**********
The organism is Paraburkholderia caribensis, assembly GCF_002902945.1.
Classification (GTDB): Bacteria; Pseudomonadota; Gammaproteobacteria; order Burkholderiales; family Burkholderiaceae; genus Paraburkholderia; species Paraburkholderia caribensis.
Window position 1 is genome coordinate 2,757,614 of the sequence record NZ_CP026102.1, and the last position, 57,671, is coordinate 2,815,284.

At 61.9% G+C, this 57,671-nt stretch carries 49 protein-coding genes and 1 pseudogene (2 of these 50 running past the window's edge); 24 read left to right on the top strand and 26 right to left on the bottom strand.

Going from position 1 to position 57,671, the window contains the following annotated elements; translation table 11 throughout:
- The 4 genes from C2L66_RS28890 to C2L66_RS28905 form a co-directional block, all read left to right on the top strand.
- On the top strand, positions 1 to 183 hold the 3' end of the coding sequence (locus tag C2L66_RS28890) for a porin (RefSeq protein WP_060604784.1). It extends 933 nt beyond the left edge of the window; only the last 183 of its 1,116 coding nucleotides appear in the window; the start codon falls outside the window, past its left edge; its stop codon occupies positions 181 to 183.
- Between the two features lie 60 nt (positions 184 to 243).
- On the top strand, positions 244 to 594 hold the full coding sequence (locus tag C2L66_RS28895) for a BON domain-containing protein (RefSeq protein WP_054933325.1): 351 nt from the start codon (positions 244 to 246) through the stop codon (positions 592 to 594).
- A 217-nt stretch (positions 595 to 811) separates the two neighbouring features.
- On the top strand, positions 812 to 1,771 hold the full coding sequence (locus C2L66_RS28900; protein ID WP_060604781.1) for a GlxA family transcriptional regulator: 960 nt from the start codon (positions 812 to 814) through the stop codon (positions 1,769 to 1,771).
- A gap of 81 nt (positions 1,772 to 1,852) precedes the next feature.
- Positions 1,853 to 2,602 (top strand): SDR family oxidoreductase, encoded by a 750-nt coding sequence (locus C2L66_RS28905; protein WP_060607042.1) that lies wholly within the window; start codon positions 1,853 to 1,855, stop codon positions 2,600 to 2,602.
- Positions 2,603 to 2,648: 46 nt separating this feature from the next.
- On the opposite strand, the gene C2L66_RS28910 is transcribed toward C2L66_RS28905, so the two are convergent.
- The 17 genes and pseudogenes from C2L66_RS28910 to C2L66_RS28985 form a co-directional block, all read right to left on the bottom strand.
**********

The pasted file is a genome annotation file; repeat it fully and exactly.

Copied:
The organism is Paraburkholderia caribensis, assembly GCF_002902945.1.
Classification (GTDB): Bacteria; Pseudomonadota; Gammaproteobacteria; order Burkholderiales; family Burkholderiaceae; genus Paraburkholderia; species Paraburkholderia caribensis.
Window position 1 is genome coordinate 2,757,614 of the sequence record NZ_CP026102.1, and the last position, 57,671, is coordinate 2,815,284.

At 61.9% G+C, this 57,671-nt stretch carries 49 protein-coding genes and 1 pseudogene (2 of these 50 running past the window's edge); 24 read left to right on the top strand and 26 right to left on the bottom strand.

Going from position 1 to position 57,671, the window contains the following annotated elements; translation table 11 throughout:
- The 4 genes from C2L66_RS28890 to C2L66_RS28905 form a co-directional block, all read left to right on the top strand.
- On the top strand, positions 1 to 183 hold the 3' end of the coding sequence (locus tag C2L66_RS28890) for a porin (RefSeq protein WP_060604784.1). It extends 933 nt beyond the left edge of the window; only the last 183 of its 1,116 coding nucleotides appear in the window; the start codon falls outside the window, past its left edge; its stop codon occupies positions 181 to 183.
- Between the two features lie 60 nt (positions 184 to 243).
- On the top strand, positions 244 to 594 hold the full coding sequence (locus tag C2L66_RS28895) for a BON domain-containing protein (RefSeq protein WP_054933325.1): 351 nt from the start codon (positions 244 to 246) through the stop codon (positions 592 to 594).
- A 217-nt stretch (positions 595 to 811) separates the two neighbouring features.
- On the top strand, positions 812 to 1,771 hold the full coding sequence (locus C2L66_RS28900; protein ID WP_060604781.1) for a GlxA family transcriptional regulator: 960 nt from the start codon (positions 812 to 814) through the stop codon (positions 1,769 to 1,771).
- A gap of 81 nt (positions 1,772 to 1,852) precedes the next feature.
- Positions 1,853 to 2,602 (top strand): SDR family oxidoreductase, encoded by a 750-nt coding sequence (locus C2L66_RS28905; protein WP_060607042.1) that lies wholly within the window; start codon positions 1,853 to 1,855, stop codon positions 2,600 to 2,602.
- Positions 2,603 to 2,648: 46 nt separating this feature from the next.
- On the opposite strand, the gene C2L66_RS28910 is transcribed toward C2L66_RS28905, so the two are convergent.
- The 17 genes and pseudogenes from C2L66_RS28910 to C2L66_RS28985 form a co-directional block, all read right to left on the bottom strand.